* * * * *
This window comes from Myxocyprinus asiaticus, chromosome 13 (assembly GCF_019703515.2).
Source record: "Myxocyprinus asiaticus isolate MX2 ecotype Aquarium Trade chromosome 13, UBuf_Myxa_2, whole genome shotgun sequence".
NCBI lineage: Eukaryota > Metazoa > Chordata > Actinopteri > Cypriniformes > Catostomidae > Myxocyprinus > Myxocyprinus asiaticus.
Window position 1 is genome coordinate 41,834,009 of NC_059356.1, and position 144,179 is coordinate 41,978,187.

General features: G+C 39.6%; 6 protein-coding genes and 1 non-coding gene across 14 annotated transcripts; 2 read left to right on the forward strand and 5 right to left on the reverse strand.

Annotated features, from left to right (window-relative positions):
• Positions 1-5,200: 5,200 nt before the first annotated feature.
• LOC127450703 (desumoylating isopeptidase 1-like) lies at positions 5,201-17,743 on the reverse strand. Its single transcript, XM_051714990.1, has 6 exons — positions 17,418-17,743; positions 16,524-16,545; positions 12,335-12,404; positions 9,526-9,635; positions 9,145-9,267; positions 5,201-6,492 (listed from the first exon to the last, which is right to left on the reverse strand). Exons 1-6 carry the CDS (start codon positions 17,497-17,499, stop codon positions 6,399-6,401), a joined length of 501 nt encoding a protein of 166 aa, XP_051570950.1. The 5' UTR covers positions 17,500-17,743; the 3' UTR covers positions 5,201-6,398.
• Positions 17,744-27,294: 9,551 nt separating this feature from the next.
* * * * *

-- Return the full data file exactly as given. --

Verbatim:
This window comes from Myxocyprinus asiaticus, chromosome 13 (assembly GCF_019703515.2).
Source record: "Myxocyprinus asiaticus isolate MX2 ecotype Aquarium Trade chromosome 13, UBuf_Myxa_2, whole genome shotgun sequence".
NCBI lineage: Eukaryota > Metazoa > Chordata > Actinopteri > Cypriniformes > Catostomidae > Myxocyprinus > Myxocyprinus asiaticus.
Window position 1 is genome coordinate 41,834,009 of NC_059356.1, and position 144,179 is coordinate 41,978,187.

General features: G+C 39.6%; 6 protein-coding genes and 1 non-coding gene across 14 annotated transcripts; 2 read left to right on the forward strand and 5 right to left on the reverse strand.

Annotated features, from left to right (window-relative positions):
• Positions 1-5,200: 5,200 nt before the first annotated feature.
• LOC127450703 (desumoylating isopeptidase 1-like) lies at positions 5,201-17,743 on the reverse strand. Its single transcript, XM_051714990.1, has 6 exons — positions 17,418-17,743; positions 16,524-16,545; positions 12,335-12,404; positions 9,526-9,635; positions 9,145-9,267; positions 5,201-6,492 (listed from the first exon to the last, which is right to left on the reverse strand). Exons 1-6 carry the CDS (start codon positions 17,497-17,499, stop codon positions 6,399-6,401), a joined length of 501 nt encoding a protein of 166 aa, XP_051570950.1. The 5' UTR covers positions 17,500-17,743; the 3' UTR covers positions 5,201-6,398.
• Positions 17,744-27,294: 9,551 nt separating this feature from the next.